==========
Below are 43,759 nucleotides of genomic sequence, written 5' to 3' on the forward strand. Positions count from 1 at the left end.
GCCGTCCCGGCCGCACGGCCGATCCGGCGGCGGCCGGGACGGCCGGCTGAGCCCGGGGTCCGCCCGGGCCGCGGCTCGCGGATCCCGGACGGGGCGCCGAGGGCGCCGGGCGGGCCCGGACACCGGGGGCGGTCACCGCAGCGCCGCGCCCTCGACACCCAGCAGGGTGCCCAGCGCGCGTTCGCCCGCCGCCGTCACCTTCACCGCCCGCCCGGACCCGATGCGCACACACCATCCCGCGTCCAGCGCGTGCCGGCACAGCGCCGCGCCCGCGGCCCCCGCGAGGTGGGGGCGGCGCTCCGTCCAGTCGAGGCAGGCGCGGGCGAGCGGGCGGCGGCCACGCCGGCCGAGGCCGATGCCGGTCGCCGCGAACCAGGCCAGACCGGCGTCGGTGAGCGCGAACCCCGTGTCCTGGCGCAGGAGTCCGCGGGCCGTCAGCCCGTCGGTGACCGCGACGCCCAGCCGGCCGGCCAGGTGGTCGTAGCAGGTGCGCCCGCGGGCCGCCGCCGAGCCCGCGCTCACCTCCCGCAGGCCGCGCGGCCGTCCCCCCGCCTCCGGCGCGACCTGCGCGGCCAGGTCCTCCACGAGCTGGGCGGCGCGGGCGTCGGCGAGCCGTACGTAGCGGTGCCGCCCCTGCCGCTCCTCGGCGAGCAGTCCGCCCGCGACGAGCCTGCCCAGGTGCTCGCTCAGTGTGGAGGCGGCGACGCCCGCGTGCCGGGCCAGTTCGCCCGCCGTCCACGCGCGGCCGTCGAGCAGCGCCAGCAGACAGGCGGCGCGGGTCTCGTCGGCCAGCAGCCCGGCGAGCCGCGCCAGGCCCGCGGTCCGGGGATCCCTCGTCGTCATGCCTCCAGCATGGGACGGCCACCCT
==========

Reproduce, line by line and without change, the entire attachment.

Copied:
Below are 43,759 nucleotides of genomic sequence, written 5' to 3' on the forward strand. Positions count from 1 at the left end.
GCCGTCCCGGCCGCACGGCCGATCCGGCGGCGGCCGGGACGGCCGGCTGAGCCCGGGGTCCGCCCGGGCCGCGGCTCGCGGATCCCGGACGGGGCGCCGAGGGCGCCGGGCGGGCCCGGACACCGGGGGCGGTCACCGCAGCGCCGCGCCCTCGACACCCAGCAGGGTGCCCAGCGCGCGTTCGCCCGCCGCCGTCACCTTCACCGCCCGCCCGGACCCGATGCGCACACACCATCCCGCGTCCAGCGCGTGCCGGCACAGCGCCGCGCCCGCGGCCCCCGCGAGGTGGGGGCGGCGCTCCGTCCAGTCGAGGCAGGCGCGGGCGAGCGGGCGGCGGCCACGCCGGCCGAGGCCGATGCCGGTCGCCGCGAACCAGGCCAGACCGGCGTCGGTGAGCGCGAACCCCGTGTCCTGGCGCAGGAGTCCGCGGGCCGTCAGCCCGTCGGTGACCGCGACGCCCAGCCGGCCGGCCAGGTGGTCGTAGCAGGTGCGCCCGCGGGCCGCCGCCGAGCCCGCGCTCACCTCCCGCAGGCCGCGCGGCCGTCCCCCCGCCTCCGGCGCGACCTGCGCGGCCAGGTCCTCCACGAGCTGGGCGGCGCGGGCGTCGGCGAGCCGTACGTAGCGGTGCCGCCCCTGCCGCTCCTCGGCGAGCAGTCCGCCCGCGACGAGCCTGCCCAGGTGCTCGCTCAGTGTGGAGGCGGCGACGCCCGCGTGCCGGGCCAGTTCGCCCGCCGTCCACGCGCGGCCGTCGAGCAGCGCCAGCAGACAGGCGGCGCGGGTCTCGTCGGCCAGCAGCCCGGCGAGCCGCGCCAGGCCCGCGGTCCGGGGATCCCTCGTCGTCATGCCTCCAGCATGGGACGGCCACCCT